“Greeks kept the memory of victory over other Greeks" - The Olympian Nike of Paeonius

3 November 1879, a team of archaeologists discovered fragments of the head of the Nike of Paeonius 100 yards away from the site where the statue was excavated at Olympia.

“Greeks kept the memory of victory over other Greeks alive by every means possible. The less they had been able to overthrow or destroy an enemy permanently, the more lavish they made their tropaeum marking a victory over this enemy, so as to nettle him the more. The centers where the greatest communal festivals and divine worship took place were crammed with mementos of Greek victories over other Greeks. In Olympia, the Elians set up a tropaeum for repelling a Spartan attack, and in the temple of Zeus, directly under the Nike of Paeonius, hung the golden shield of the Lacedaemonian confederacy commemorating their victory at Tanagra over the Argives, Athenians, and Ionians.“ (Jakob Burkhardt, “History of Greek Culture”)

The Nike of Paeonius

During most of the time, ancient Olympia was a bit like out-of-season St Moritz or Lake Placid, posh architecture, nothing special going on, quiet, and the dogs slept in the middle of the street. Every four years, though, Hell was unleashed on the quiet sanctuary of Zeus in Elis, in the middle of nowhere of the western Peloponnese. Up to 40,000 people from all Greek city-states, athletes, priests, politicians and a host of camp followers, set forth to Olympia. The famous games, held in honour of Zeus, were important enough to become a unit of time in Greece, the Olympiads, and were as much a major political and religious event as they were a sports meeting. Hygienic conditions must have been disastrous since no one bothered to care for a proper infrastructure during the 1,000 years the games took place, not even the Romans, who at least constructed a fountain to ensure the potable water supply. In 160 CE. The antique author Aelian hands down a story of a landowner being angry with his slave, who threatened the wretch that he would not send him to the mills but take him along to Olympia. 

A 19th century imagination of Olympia

Since the Greek city-states were usually at war with themselves, benedictions to the gods were indeed a celebration of victory over their own neighbours and every major religious centre had so-called treasure houses were the related votive offerings were stored, in Delos, Dodona, Delphi, the “museum of hatred” as Burkhardt called it, as well as Olympia. The twelve treasure houses there stood north of the world-renowned temple of Zeus that housed one of the Seven Wonders, the giant statue of the deity created by Phidias and donated by Pericles and the Athenians, five years before the Peloponnesian War broke out. To the south of the temple, the Athenian allies, the Messenians and Naupactians, members of the Delian League, had the Nike of Paionios put up to commemorate their victory over the Spartans at the Battle of Sphacteria in 425 BCE, a memorable event insofar as it was one of the very few events when Spartans actually surrendered – in this case 440 survivors of another engagement, stranded on an island, who faced the Delian League’s rather superior numbers of 11,000 men. The Spartans had placed a clearly visible golden shield on the Temple of Zeus to celebrate their victory over  the Athenians at Tanagra 30 years before, and the Nike of Paeonius stood right at the opposite as an anathema in the original sense, a votive gift that was not to be touched. The Spartans won the Peloponnesian War nevertheless. After 27 years in 404 BCE.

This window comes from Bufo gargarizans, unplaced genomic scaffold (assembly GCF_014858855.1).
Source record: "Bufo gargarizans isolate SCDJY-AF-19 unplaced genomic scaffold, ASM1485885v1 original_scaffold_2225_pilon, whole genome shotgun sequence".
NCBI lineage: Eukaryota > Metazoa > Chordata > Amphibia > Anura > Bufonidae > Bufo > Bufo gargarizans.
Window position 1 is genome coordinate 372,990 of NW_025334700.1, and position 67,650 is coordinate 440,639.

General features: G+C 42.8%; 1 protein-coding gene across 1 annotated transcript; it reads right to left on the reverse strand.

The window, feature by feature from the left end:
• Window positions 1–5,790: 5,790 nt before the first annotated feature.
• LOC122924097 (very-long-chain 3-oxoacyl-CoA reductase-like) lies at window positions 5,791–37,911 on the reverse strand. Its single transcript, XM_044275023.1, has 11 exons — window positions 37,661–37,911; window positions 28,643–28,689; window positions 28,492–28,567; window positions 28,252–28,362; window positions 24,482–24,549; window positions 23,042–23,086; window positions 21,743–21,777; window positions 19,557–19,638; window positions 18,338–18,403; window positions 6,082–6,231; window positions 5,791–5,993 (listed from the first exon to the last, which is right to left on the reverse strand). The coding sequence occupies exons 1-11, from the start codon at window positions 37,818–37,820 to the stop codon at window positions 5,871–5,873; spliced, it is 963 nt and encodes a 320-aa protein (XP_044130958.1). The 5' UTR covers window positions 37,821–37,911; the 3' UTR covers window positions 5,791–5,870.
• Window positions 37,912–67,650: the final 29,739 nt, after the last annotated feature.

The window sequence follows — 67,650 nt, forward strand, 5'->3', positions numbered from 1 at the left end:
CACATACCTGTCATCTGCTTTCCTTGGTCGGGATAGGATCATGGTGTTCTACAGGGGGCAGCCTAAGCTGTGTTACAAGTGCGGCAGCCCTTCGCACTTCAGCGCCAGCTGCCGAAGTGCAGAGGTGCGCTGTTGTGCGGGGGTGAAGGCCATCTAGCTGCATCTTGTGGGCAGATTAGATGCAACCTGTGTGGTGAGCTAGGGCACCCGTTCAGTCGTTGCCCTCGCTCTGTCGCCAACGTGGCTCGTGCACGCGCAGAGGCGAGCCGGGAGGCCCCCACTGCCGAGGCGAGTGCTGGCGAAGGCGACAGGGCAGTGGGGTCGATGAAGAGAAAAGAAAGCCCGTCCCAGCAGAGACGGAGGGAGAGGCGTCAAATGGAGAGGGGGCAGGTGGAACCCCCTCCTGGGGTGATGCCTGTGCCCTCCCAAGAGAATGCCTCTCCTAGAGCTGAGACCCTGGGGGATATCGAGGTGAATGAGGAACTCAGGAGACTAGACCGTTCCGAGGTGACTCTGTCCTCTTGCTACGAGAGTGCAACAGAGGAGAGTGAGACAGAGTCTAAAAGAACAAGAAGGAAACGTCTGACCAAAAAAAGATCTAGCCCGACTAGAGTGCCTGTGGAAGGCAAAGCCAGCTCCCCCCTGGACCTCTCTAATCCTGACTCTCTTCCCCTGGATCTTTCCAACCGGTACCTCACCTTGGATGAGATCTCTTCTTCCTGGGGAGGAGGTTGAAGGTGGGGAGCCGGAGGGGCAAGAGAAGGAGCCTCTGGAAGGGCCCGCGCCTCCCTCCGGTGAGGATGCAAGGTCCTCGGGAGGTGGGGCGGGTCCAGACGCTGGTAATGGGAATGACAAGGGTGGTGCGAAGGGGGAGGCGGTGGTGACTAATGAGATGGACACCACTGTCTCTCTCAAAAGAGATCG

Nike flying across a vase in typical a typical black-figure pottery painting

Nike was the Winged Goddess of Victory and Zeus’ divine charioteer. The deity was famed for flying over battlefields and distributing war glories and was one of the most popular images in Greek art. The creator of the statue, Paeonius of Mende, was probably a student of Phidias and a member of his workshop at Olympia. Maybe he had won a few awards for designing the frieze of the Temple of Zeus. His Nike is a masterpiece of sculpture of the classic period of Greek art at its climax. The 7’ statue with a wingspan of 9’ was, according to the antique travel writer Pausanias, mounted on 30’ pedestal, coloured blue to gave the statue the appearance of hovering over the site. Paeonius’ Nike stood in place for 800 years until Emperor Theodosius forbade all pagan ritual acts in 394 CE, including the Olympic Games and the site fell into ruin, suffered a couple of earthquakes and floodings, until Olympia was rediscovered by the English antiquarian Richard Chandler in 1766. Excavations began in 1875 by a German team of archaeologists led by Ernst Curtius and young Wilhelm Dörpfeld who continued to dig at Olympia until 1929. Paeonius Nike is now at Olympia’s Archaeological Museum and features prominently in the design of the medals awarded at the 2004 Summer Olympics in Athens.

The picture of the Nike above was found on


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